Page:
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Elder Portraits


Arlene MarksArlene Marks used to paint five or six hours a day. As a suburban housewife in the ‘60s, she says art was almost as important as her family. But, after back surgery and other health problems, she had to give it up several years ago.

“I just couldn't do any more,” she said. “Artists are not supposed to say that. They're supposed to say, ‘I would never stop painting, I'll paint all my life.’”

Then, about a year ago, Arlene needed more help and moved into assisted living at the Seasons Retirement Community in north suburban Northbrook. That's when she found new inspiration.

"My name is Bess Sells. I am 96 years old."

"My name is Dr. George Cooper, I'm 100 years old."

"My name is Gerald Belonsky. And I won't tell you my age."

“When I was here, after a couple months up on the second floor, I started looking around and I thought these people would be very interesting to paint,” said Arlene.

One by one, Arlene took pictures of her neighbors. Then, up in the arts and crafts room, she painted their portraits. 

The results are charming. Each painting includes the subject’s name and a border in their favorite color.

“And one guy, I said, ‘what's your favorite color?’ He said, ‘pink.’ I said ‘pink?’ He said, ‘now don't say anything, that's my favorite color!’” said Arlene.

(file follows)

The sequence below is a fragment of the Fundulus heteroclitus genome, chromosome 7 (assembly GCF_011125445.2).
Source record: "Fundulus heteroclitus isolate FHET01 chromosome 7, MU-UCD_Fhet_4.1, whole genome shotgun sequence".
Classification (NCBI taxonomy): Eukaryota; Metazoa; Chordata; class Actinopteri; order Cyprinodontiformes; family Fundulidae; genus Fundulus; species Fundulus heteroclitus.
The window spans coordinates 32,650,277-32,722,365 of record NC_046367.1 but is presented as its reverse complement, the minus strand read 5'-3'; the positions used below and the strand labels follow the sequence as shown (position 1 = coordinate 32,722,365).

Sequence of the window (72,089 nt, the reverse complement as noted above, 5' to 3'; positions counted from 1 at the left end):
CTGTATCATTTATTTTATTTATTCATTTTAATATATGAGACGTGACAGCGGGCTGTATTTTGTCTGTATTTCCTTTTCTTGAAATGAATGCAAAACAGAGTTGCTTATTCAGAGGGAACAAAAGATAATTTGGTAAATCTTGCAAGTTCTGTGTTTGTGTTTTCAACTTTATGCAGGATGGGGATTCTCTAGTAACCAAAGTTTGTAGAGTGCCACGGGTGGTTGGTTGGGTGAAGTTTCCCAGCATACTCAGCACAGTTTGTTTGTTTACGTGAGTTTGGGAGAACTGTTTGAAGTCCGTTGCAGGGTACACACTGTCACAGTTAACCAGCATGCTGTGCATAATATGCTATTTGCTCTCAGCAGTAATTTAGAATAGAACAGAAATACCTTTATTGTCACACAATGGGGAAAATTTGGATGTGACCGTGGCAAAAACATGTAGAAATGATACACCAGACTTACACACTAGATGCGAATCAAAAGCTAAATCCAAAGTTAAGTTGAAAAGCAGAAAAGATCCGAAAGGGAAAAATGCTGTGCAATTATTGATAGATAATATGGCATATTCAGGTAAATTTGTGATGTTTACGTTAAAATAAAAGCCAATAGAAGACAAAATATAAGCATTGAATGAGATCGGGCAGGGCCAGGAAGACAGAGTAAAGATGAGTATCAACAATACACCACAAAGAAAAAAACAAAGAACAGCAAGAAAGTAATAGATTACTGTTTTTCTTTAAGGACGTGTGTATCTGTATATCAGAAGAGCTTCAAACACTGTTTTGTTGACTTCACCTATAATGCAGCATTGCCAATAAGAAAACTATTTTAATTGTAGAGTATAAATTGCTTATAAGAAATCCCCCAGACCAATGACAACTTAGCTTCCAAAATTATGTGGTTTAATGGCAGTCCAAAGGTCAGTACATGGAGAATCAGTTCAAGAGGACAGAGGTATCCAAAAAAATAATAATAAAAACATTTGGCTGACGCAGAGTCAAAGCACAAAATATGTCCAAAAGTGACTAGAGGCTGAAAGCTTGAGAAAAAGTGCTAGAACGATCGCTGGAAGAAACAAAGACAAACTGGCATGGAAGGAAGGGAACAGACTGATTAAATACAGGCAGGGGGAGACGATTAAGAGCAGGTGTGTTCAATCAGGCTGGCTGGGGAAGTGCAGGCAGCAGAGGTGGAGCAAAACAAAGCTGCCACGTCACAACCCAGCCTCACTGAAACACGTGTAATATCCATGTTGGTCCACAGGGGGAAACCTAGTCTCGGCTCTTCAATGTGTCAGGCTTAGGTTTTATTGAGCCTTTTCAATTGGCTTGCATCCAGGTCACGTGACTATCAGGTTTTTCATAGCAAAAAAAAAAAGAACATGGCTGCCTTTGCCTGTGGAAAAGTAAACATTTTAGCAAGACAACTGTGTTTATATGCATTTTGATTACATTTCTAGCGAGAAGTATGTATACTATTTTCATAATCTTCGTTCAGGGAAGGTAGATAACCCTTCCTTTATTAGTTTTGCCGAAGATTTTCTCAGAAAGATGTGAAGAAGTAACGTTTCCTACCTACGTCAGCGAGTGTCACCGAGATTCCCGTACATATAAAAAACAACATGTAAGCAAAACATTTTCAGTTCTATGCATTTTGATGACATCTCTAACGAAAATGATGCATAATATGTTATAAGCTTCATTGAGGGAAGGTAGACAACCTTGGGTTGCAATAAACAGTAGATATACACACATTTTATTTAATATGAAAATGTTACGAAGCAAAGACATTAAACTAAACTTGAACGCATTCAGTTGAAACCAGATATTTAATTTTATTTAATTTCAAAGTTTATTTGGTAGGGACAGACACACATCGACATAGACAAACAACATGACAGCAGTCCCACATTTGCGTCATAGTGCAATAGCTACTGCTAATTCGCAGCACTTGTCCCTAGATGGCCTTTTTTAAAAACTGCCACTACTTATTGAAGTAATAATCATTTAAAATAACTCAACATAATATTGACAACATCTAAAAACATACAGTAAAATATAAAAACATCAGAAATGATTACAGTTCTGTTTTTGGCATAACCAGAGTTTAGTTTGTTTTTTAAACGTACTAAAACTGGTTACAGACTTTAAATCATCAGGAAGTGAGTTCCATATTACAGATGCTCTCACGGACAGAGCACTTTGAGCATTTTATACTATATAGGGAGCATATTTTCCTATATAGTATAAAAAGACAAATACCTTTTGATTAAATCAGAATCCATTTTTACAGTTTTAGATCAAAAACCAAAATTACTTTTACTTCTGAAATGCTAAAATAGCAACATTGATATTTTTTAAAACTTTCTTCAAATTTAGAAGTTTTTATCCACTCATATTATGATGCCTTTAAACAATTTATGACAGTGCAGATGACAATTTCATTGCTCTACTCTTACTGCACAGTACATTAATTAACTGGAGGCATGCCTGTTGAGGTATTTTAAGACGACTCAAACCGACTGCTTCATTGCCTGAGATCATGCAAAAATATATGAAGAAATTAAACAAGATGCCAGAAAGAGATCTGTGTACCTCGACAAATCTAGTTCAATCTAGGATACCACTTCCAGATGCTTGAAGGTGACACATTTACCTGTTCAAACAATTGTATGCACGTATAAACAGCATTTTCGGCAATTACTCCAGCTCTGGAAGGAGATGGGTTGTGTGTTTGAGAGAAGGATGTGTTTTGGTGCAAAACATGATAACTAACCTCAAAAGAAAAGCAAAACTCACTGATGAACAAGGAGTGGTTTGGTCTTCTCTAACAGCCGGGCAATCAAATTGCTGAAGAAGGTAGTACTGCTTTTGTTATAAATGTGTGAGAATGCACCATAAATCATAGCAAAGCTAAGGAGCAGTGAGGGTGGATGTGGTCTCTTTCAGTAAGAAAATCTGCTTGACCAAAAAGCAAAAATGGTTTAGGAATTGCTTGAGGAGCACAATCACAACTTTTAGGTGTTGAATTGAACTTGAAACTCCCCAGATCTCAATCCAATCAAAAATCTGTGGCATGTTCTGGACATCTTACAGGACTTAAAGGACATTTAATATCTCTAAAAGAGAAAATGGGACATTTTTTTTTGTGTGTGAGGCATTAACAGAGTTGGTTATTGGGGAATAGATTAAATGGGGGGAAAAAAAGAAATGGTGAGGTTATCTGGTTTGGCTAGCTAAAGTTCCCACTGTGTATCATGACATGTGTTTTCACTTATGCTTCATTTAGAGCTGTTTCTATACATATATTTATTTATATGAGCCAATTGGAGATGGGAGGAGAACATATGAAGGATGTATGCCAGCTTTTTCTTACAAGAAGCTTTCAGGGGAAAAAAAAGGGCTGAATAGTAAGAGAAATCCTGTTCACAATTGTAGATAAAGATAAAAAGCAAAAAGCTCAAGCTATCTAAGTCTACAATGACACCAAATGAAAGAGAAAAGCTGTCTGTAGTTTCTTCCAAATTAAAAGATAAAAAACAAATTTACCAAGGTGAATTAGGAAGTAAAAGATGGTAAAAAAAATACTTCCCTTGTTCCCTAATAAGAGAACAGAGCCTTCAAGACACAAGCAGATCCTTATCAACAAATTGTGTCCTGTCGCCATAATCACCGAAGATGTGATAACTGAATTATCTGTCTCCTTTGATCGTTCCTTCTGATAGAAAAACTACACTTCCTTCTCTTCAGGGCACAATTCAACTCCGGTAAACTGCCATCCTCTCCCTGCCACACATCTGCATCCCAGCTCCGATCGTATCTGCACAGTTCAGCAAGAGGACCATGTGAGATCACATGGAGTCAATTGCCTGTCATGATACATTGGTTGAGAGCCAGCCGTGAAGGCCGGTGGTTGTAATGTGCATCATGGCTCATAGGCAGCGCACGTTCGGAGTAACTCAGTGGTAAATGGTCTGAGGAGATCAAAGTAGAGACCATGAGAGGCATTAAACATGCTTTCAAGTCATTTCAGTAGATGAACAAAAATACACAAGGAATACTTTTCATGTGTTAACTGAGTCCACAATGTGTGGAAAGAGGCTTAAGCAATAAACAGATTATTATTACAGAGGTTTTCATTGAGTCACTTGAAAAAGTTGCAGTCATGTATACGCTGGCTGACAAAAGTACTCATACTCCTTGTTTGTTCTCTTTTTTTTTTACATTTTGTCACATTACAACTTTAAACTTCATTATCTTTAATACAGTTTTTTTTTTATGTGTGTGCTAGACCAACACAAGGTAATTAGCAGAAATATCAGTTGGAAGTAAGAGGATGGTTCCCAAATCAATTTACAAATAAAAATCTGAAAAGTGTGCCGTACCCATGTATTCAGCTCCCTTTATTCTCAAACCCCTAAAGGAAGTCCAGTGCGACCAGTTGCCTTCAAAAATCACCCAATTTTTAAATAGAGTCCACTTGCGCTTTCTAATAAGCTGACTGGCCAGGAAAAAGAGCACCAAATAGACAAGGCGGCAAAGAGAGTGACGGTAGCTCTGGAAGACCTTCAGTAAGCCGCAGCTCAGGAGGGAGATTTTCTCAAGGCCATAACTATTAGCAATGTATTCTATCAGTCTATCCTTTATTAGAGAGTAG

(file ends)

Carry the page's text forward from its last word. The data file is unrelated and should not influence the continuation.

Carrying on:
Now, after eight months and eight portraits, Arlene has started painting some of the staff, like Windsor.

“Windsor drives our bus, and sometime he helps at the desk,” she said. “I just like his face.”Ed Paschke by Arlene Marks
 
Arlene Marks began painting as a young mom when her kids were in school. Her work often featured iconic Chicago places like Riverview, and some familiar faces. A giant Wrigley Field installation included 36 six-foot tall canvases. Her mentor and teacher for many years was famed Chicago artist, Ed Paschke.

Arlene loves dots. Her paintings are full of them. She says the inspiration came when she was 10, and first saw a familiar pointillist masterpiece at The Art Institute -- A Sunday Afternoon on the Island of La Grande Jatte by Georges Seurat.

“At that time, nothing was in front of it, so I would go up to it like this and look at those dots,” she said.

When Arlene finished those first eight portraits, the residents of the retirement home were invited to a special exhibition. It was a chance for many of her subjects to see their paintings for the first time. And the rest of us could see subject and portrait, side by side.

All of this new attention for Arlene's work is gratifying of course, but mostly she's just grateful that her neighbors have led her back to her art.
 

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